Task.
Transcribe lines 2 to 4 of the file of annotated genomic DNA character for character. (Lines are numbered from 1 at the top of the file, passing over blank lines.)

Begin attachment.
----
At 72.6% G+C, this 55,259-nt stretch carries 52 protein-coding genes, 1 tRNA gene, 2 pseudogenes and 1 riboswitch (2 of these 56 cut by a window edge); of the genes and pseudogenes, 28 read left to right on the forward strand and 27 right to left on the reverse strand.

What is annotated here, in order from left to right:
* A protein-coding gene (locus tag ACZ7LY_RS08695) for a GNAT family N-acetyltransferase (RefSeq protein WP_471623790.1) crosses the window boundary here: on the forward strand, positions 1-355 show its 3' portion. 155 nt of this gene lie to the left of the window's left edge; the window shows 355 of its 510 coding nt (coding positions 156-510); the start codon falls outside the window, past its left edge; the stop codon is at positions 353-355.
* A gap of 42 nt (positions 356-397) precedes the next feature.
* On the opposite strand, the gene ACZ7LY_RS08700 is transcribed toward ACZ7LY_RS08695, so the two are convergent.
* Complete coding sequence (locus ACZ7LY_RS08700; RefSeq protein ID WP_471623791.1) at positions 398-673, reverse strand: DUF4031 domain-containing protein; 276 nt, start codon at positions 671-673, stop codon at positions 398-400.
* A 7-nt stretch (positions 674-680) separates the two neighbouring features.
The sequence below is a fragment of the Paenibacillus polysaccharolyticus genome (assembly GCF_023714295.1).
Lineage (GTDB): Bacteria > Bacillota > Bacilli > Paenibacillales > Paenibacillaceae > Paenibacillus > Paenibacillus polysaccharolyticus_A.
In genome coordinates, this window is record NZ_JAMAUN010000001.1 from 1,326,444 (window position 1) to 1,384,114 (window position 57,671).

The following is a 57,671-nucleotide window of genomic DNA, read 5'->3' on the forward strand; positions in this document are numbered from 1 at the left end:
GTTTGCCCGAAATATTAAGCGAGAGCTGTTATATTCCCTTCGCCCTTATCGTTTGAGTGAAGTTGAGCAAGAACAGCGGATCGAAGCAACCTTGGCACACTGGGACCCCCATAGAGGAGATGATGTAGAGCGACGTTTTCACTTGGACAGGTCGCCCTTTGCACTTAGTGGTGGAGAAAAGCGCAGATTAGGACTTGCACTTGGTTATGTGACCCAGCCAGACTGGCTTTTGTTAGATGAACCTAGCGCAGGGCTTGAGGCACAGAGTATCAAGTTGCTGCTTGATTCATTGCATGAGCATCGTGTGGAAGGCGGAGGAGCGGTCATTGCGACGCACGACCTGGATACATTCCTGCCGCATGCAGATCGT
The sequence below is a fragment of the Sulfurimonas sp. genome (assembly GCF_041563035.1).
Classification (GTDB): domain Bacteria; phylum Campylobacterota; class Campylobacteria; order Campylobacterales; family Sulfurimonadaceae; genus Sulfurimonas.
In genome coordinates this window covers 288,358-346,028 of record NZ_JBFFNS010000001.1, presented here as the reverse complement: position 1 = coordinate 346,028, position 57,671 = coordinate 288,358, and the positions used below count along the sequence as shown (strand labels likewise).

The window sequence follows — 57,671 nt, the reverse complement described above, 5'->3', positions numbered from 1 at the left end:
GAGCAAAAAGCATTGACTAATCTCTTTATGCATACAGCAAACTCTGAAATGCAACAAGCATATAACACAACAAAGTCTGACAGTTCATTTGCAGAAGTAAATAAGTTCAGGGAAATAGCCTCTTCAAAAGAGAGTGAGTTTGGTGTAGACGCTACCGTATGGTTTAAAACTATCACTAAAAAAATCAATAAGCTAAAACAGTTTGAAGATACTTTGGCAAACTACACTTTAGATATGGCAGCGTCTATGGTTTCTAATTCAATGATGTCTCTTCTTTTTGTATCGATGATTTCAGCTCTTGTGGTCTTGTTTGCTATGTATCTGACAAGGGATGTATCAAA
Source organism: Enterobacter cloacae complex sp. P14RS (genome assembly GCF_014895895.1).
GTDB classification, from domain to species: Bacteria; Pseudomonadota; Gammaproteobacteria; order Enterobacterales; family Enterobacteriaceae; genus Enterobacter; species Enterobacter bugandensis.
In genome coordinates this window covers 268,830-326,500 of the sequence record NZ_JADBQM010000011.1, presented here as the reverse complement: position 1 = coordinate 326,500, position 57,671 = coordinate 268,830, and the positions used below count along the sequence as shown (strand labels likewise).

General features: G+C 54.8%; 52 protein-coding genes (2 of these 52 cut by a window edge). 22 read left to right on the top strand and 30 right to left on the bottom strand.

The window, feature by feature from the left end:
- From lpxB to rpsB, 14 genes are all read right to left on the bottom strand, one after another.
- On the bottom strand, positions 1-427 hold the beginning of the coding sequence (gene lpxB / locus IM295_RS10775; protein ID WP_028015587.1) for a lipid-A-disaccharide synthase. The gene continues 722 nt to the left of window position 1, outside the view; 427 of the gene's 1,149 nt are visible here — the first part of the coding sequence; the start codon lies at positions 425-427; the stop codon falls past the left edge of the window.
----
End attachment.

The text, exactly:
What is annotated here, in order from left to right:
* A protein-coding gene (locus tag ACZ7LY_RS08695) for a GNAT family N-acetyltransferase (RefSeq protein WP_471623790.1) crosses the window boundary here: on the forward strand, positions 1-355 show its 3' portion. 155 nt of this gene lie to the left of the window's left edge; the window shows 355 of its 510 coding nt (coding positions 156-510); the start codon falls outside the window, past its left edge; the stop codon is at positions 353-355.
* A gap of 42 nt (positions 356-397) precedes the next feature.